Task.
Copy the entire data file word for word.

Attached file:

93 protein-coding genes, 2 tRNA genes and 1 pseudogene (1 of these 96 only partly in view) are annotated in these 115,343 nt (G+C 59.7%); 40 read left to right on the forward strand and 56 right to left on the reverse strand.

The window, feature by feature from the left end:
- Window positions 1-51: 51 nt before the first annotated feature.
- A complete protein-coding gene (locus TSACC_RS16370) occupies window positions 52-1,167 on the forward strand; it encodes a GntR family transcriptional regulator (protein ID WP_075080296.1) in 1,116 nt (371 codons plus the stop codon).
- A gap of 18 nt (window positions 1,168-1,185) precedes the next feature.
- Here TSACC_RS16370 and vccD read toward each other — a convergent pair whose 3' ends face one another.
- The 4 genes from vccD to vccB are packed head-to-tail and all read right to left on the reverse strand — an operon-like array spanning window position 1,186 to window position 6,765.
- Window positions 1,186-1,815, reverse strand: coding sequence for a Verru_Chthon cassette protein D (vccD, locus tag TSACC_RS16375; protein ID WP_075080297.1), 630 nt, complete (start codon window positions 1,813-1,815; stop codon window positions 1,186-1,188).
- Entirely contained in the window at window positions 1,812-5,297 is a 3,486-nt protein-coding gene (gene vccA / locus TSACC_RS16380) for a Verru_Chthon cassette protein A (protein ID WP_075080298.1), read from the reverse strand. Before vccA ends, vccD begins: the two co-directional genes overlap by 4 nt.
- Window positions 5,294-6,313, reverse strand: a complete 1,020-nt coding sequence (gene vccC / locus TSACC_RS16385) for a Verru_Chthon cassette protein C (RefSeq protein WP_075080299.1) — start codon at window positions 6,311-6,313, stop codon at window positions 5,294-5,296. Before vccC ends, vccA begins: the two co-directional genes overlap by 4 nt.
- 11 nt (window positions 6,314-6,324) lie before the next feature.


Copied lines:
93 protein-coding genes, 2 tRNA genes and 1 pseudogene (1 of these 96 only partly in view) are annotated in these 115,343 nt (G+C 59.7%); 40 read left to right on the forward strand and 56 right to left on the reverse strand.

The window, feature by feature from the left end:
- Window positions 1-51: 51 nt before the first annotated feature.
- A complete protein-coding gene (locus TSACC_RS16370) occupies window positions 52-1,167 on the forward strand; it encodes a GntR family transcriptional regulator (protein ID WP_075080296.1) in 1,116 nt (371 codons plus the stop codon).
- A gap of 18 nt (window positions 1,168-1,185) precedes the next feature.
- Here TSACC_RS16370 and vccD read toward each other — a convergent pair whose 3' ends face one another.
- The 4 genes from vccD to vccB are packed head-to-tail and all read right to left on the reverse strand — an operon-like array spanning window position 1,186 to window position 6,765.
- Window positions 1,186-1,815, reverse strand: coding sequence for a Verru_Chthon cassette protein D (vccD, locus tag TSACC_RS16375; protein ID WP_075080297.1), 630 nt, complete (start codon window positions 1,813-1,815; stop codon window positions 1,186-1,188).
- Entirely contained in the window at window positions 1,812-5,297 is a 3,486-nt protein-coding gene (gene vccA / locus TSACC_RS16380) for a Verru_Chthon cassette protein A (protein ID WP_075080298.1), read from the reverse strand. Before vccA ends, vccD begins: the two co-directional genes overlap by 4 nt.
- Window positions 5,294-6,313, reverse strand: a complete 1,020-nt coding sequence (gene vccC / locus TSACC_RS16385) for a Verru_Chthon cassette protein C (RefSeq protein WP_075080299.1) — start codon at window positions 6,311-6,313, stop codon at window positions 5,294-5,296. Before vccC ends, vccA begins: the two co-directional genes overlap by 4 nt.
- 11 nt (window positions 6,314-6,324) lie before the next feature.